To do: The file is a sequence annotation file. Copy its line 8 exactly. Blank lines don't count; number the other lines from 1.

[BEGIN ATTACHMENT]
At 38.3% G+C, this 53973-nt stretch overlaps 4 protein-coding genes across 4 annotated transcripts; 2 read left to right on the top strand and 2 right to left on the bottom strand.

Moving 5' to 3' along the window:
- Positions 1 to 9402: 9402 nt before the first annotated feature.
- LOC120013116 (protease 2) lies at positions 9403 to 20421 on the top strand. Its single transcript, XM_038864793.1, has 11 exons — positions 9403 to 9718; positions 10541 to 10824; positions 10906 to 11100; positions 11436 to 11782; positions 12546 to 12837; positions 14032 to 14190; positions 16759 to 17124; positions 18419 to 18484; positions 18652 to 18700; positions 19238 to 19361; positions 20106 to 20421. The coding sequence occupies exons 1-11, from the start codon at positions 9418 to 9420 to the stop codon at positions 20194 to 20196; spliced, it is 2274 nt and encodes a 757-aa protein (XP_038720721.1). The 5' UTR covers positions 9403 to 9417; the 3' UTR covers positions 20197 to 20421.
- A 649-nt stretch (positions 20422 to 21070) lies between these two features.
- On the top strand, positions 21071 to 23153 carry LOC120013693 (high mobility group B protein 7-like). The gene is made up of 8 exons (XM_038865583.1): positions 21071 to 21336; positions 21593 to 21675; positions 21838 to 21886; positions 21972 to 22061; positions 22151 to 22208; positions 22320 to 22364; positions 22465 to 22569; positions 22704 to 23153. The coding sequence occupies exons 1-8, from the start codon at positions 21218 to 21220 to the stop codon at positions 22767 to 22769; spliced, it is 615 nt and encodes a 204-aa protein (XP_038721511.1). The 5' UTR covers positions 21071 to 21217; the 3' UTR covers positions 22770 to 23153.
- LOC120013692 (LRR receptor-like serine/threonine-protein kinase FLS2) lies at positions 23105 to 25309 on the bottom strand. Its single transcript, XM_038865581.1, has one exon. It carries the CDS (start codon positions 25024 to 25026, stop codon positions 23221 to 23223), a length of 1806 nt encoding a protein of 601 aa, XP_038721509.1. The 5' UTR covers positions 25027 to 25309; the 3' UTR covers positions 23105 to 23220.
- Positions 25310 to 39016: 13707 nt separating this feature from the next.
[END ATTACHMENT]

- Positions 25310 to 39016: 13707 nt separating this feature from the next.